February 04, 2004

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The Massachusetts high court ruled today that only full, equal marriage rights for gay couples – rather than civil unions – would be constitutional, erasing any doubts that the nation’s first same-sex marriages could take place in the state beginning in mid-May. The court issued the opinion in response to a request from the state Senate about whether Vermont-style civil unions, which convey the state benefits of marriage – but not the title – would meet constitutional muster.
The four justices who ruled in favor of gay marriage wrote in the advisory opinion that “The history of our nation has demonstrated that separate is seldom, if ever, equal,” and that a bill that would allow for civil unions, but falls short of marriage, makes for “unconstitutional, inferior, and discriminatory status for same-sex couples.” The much-anticipated opinion sets the stage for next Wednesday’s constitutional convention, where the Legislature will consider an amendment that would legally define marriage as a union between one man and one woman. The soonest a constitutional amendment could end up on the ballot would be 2006, meaning that until then, the high court’s decision will be Massachusetts law no matter what is decided at the constitutional convention.

Republican Congressman Billy Tauzin stepped down from his position as Chairman of the House Energy and Commerce Committee after allegations of conflicts of interest with the Pharmaceutical Research and Manufacturers of America. Stephen Lacey has more from Washington, DC.

After proposing bigger budgets for defense and homeland security, the White House released a list of the 128 programs facing the axe. Tom Gomez reports from Washington.

Main minority community in the northeastern parts of Sri Lanka observed Independece Day today as a day of mourning today to protest and urge Sinhalese political leaders to kick start the stalled peace process. Ponniah Manikavasagam reportsf rom Sri Lanka.

Rumsfeld Defending on all Fronts
Today Secretary of Defense Donald Rumsfeld defended President Bush’s 2005 Budget proposal to spend 401 billion dollars on the military that, without including spending on Afghanistan and Iraq, makes up 20% on national spending.  But what was suppose to be a budget hearing in the Senate Arms Service Committee quickly became an impromptu hearing on weapons of mass destruction which saw Rumsfeld field questions from skeptical Democrats. Mitch Jeserich reports from Capitol Hill.

Primary Results: Focus on New Mexico
Massachusetts Senator John Kerry was the big winner in yesterday’s 7 state Primaries and Caucuses to select a Democractic challenger to President Bush. One of the two states that Kerry did not win was South Carolina which Senator John Edwards won comfortably. New Mexico and Arizona both went to Kerry and notably they were the first largely Hispanic states to cast their ballots for the democratic presidential nominee. FSRN’s Jeremiah Luria Johnson reports from Albuquerque on the results and the implications of Tuesday’s vote.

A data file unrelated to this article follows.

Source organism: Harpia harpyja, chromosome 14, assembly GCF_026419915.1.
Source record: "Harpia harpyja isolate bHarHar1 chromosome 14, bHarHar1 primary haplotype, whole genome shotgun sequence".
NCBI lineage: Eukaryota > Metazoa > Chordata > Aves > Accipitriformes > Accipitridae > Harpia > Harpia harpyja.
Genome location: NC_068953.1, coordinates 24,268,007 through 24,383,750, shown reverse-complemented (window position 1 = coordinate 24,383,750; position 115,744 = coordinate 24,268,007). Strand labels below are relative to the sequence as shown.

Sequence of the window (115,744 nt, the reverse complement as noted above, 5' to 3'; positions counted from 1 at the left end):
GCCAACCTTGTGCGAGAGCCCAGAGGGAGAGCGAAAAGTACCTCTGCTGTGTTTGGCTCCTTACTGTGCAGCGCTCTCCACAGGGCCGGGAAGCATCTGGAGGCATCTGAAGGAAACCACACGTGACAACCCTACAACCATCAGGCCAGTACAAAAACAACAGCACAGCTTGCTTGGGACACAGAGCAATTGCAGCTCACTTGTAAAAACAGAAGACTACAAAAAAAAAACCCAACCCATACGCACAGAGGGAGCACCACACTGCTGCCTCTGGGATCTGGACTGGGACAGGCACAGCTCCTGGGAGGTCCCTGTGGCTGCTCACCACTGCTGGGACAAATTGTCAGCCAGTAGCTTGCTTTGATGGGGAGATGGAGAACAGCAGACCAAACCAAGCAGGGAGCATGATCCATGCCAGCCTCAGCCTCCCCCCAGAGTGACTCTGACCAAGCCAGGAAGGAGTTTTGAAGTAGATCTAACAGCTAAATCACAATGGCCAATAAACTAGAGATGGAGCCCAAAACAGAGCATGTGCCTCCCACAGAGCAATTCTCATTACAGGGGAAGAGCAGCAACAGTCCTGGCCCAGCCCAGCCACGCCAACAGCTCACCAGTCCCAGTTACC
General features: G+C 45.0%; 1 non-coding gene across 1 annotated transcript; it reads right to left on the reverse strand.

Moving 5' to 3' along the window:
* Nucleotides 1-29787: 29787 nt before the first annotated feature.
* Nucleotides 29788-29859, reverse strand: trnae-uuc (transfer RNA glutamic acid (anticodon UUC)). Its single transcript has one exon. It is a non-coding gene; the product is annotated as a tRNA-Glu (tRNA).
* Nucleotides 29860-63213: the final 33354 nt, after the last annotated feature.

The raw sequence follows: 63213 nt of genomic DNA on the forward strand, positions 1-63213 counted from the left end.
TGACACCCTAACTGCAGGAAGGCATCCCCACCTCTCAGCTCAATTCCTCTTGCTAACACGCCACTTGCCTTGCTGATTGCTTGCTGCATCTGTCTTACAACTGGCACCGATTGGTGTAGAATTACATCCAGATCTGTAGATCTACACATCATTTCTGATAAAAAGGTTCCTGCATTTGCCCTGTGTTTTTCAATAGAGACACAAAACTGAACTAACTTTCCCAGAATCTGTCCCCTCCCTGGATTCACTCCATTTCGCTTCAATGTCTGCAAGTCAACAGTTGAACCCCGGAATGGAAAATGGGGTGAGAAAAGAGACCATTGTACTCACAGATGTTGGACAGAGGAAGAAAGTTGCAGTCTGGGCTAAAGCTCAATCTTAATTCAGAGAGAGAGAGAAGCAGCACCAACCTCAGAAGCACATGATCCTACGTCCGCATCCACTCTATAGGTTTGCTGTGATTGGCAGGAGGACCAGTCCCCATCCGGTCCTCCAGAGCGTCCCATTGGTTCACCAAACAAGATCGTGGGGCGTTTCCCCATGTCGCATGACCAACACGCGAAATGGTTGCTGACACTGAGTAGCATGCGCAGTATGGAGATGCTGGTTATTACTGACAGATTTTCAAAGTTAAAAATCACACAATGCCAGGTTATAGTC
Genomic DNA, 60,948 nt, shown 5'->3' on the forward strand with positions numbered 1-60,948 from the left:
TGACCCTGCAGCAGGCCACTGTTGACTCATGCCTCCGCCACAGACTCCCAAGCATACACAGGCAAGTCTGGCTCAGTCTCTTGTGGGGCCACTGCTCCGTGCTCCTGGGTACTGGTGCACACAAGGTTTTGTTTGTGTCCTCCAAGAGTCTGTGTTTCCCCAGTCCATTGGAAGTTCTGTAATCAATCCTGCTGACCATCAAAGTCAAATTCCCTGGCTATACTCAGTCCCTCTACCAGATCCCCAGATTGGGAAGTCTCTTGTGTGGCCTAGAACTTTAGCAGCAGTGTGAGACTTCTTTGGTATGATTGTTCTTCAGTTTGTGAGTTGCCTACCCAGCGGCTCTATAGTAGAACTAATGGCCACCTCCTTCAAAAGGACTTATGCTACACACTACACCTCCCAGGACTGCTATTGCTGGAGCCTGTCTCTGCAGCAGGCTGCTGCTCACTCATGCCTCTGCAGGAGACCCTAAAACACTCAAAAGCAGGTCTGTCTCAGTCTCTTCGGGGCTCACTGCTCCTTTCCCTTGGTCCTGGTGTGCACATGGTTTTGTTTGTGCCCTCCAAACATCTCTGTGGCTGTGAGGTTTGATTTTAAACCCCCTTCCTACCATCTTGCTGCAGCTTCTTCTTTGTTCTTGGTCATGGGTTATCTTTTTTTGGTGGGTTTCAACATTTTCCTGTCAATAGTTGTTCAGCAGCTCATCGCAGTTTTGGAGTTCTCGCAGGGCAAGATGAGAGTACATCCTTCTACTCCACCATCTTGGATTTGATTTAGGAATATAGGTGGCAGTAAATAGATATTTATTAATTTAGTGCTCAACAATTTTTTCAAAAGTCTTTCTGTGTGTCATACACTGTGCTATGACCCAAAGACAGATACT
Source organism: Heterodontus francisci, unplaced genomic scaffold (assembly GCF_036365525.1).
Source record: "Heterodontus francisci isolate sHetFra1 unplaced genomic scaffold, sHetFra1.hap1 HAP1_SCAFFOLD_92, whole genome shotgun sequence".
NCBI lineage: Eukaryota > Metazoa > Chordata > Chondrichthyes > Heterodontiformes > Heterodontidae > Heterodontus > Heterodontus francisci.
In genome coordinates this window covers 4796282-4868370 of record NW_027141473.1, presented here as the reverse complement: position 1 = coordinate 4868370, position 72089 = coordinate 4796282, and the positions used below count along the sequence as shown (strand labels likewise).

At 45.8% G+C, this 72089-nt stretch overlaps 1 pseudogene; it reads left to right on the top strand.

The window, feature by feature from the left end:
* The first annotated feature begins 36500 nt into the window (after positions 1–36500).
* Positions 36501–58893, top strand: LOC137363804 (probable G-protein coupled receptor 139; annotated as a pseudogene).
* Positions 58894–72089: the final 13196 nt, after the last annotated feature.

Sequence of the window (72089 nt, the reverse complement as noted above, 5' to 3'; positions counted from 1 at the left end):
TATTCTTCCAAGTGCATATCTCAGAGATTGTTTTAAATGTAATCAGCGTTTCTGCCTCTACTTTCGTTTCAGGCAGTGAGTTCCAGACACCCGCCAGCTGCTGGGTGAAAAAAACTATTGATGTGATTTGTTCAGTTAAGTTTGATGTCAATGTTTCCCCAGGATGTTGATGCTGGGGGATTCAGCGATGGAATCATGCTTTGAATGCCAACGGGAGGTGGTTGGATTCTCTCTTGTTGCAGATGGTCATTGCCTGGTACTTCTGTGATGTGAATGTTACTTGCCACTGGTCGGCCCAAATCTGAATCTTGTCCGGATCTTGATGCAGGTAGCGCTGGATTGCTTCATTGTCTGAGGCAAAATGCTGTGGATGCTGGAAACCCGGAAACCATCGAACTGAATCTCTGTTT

Hope for peace in the Sudan?
Amnesty International reported today that there are massive human rights abuses still occurring in the Sudan despite the fact that a peace deal to end Africa’s longest war is close to being signed between the Sudan government and the SPLA rebels of Colonel John Garang. The meeting between the government and rebels in the Kenyan town of Naivasha has lead to agreements on some of the sticky issues like the sharing of the countries oil wealth found in the south, and the granting of some limited autonomy to southern Sudan for a period of 6 years before a referendum may create an independent state for black Christians. If the current deal is closed, the rebel leader Colonel John Garang could become the vice president of the country he has fought for years to save. FSRN’s Joshua Kyalimpa has visited southern Sudan and reports about the hopes and fears of the people there.

Homeland Security Gone Wild: ABQ Airport Shut for Hours
The luggage of a Russian theater troupe touring in New Mexico caused the closure and evacuation of Albuquerque International Airport last week. From Albuquerque, Joe Gardner Wessely reports.

Report from Baghdad: Situation Worsens for Iraqi’s
UN Secretary General Kofi Annan met with President Bush yesterday and the two agreed on an interim plan for UN involvement in Iraq. Annan said the U.S.-led occupying forces and the U.S.-appointed Iraqi Governing Council indicated they would accept the conditions under which the U.N. team would work. The conditions in Iraq have far from stabilized, the death toll from the weekend’s suicide attacks on Kurdish offices in northern Iraq rose to 101 yesterday. Many Iraqi’s are growing impatient as the security problems in Iraq are worse by the day and foreigners, especially from neighboring countries, are being linked with various political and religious parties that are capitalizing on the continued state of lawlessness. Ahmed Al-Rawi, Free Speech Radio News correspondent, reports from Baghdad.


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